October is the season when endless horror movies, both short and feature-length, are debuting in every theater across the U.S. Our appetite for horror is challenged by all of the blood, guts, and anxieties that creep out of the twisted minds of creatives can think up. However, the genre wasn't always that gore and anxiety-fueled nightmares.
I have been watching a lot of Pre-Code horror films over on the Critierion Channel, a time before the enforcement of the Hollywood Production Code when horror films were unbound by family-friendly morality and influenced by the visual style of German Expressionism, and couldn't help but to think about the birth of the genre.
While we've covered the first film ever, we never looked at the first films of a specific genre. What film kicked off the horror genre, and how does it still influence modern horror films being made today?
Let's get into it!
The First Horror Film
According to the New York Film Academy, the history of horror as a film genre begins with the works of George Méliès, as do many of the foundational moments in cinema tend to do. Méliès was a French illusionist, actor, and film director who developed many of the techniques and narrative beats that we still use today.
After his first few years working as a filmmaker, Méliès createdLe Manoir du Diable(known in English as The Haunted Castle or The House of the Devil) in 1896. The three-minute comedy horror film is complete with cauldrons, animated skeletons, ghosts, transforming bats, and the incarnation of the Devil.
The film was thought to be lost. However, the only surviving copy of the film was purchased in a junk shop in Christchurch, New Zealand between the 1930s and 1940s, and was identified by a film archivist in 1985 as one of the few remaining reels of the film in the world, if not the only (according to NGA Tonga) .
Check out the horror short film below:
While the short is not created to be scary, the film was the first example of supernatural elements that would set a precedent for what was to come from the horror genre.
Clearly, Méliès was limited with technology to create the visuals his imagination was reaching for. But this does not limit the power of the short film.
The cuts of creatures transforming, and the demons disappearing and then transporting across the room to scare the main character are common scare tactics used in horror films. Themes of insanity and the supernatural became the foundational elements of the horror genre, and filmmakers often use them today to create a sense of mystery and tension within the story. When audiences are unsure whether what they are seeing is real or imagined, it creates a sense of unease and dread that is essential to the horror experience.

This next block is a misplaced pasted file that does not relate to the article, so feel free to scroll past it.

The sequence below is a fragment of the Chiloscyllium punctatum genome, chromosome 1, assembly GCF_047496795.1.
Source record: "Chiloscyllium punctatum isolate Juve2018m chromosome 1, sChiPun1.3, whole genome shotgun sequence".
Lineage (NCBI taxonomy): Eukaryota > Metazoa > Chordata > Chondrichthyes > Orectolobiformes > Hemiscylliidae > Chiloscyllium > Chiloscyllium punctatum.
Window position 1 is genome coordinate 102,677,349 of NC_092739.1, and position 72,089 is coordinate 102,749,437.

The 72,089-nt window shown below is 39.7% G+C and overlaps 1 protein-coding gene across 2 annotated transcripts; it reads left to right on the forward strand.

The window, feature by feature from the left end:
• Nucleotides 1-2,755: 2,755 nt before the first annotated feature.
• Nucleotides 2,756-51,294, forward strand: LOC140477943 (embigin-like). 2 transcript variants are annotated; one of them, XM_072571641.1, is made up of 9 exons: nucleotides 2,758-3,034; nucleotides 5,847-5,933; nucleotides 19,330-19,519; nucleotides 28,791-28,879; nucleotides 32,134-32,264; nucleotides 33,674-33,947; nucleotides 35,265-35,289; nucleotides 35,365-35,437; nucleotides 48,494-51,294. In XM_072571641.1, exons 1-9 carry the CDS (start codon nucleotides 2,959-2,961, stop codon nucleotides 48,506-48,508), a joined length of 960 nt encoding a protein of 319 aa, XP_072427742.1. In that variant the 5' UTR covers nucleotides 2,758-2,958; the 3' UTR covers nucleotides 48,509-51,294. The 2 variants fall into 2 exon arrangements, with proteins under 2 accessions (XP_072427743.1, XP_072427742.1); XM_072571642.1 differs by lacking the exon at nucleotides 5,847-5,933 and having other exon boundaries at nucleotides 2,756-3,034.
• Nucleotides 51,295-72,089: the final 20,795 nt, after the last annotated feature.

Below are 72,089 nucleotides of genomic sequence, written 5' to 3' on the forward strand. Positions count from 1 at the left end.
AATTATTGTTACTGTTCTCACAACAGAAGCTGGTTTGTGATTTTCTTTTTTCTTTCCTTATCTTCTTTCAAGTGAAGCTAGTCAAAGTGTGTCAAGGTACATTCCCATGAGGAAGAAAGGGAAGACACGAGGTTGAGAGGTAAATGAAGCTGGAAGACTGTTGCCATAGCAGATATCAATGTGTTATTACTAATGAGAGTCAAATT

After the first horror movie, supernatural-themed films became all the rage between 1900 and 1920. Literature classics became a source of inspiration for many of these films. While many of these films like Edison Studios' Dr. Jekyll and Mr. Hyde and The Werewolf have been lost to time, German Expressionist classics like The Cabinet of Dr. Caligari and Nosferatu became fundamental horror films that introduced terror to audiences and a literary technique that had never been used in a screenplay before.
After the Silent Era of cinema, incredible horror stories began to take over the silver screen. The '30s marked the first time that the word "horror" was used to describe the genre. Not only did we get the fundamental Universal Classic Monsters (which includes Frankenstein, The Mummy, The Invisible Man, and Dracula), but we also got the first color adaption of Dr. Jekyll and Mr. Hyde in 1931.
Unfortunately, other films in the genre began to worry the general public. 1932's Freaks is one example of the many films that shocked audiences to the point of public outcries for censorship of the horror genre. The film was so shocking at the time that it got cut extensively, and the original version of the film is nowhere to be found. Director Tod Browning, who also directed Dracula, saw his career suffer at the hands of the controversy.
However, Freaks, for better or worse, is one of the earliest examples of disabled horror that showcases a cast that is mostly played by disabled actors. The history of Freaksis an interesting one that is worthy of your time.
Credit: Everett Collection
The Modern Horrors of Cinema
Horror has gone through many changes of the century. While remakes and requels are still popular in Hollywood, original stories that breathe new life into the genre, like The Babadook and Beau is Afraid, as well as sociopolitical horrors like Nope and The Blackening poke at the genre's racial stereotypes while paying homage to the horrors that influenced them.
The main goal of horror has never been to scare the audience. Instead, the main goal of the genre is to entertain and push the limits of the technology available to us. It is a genre that allows filmmakers to experiment and push the boundaries of what we think is possible. However, we do enjoy the bloody good scares of modern horror.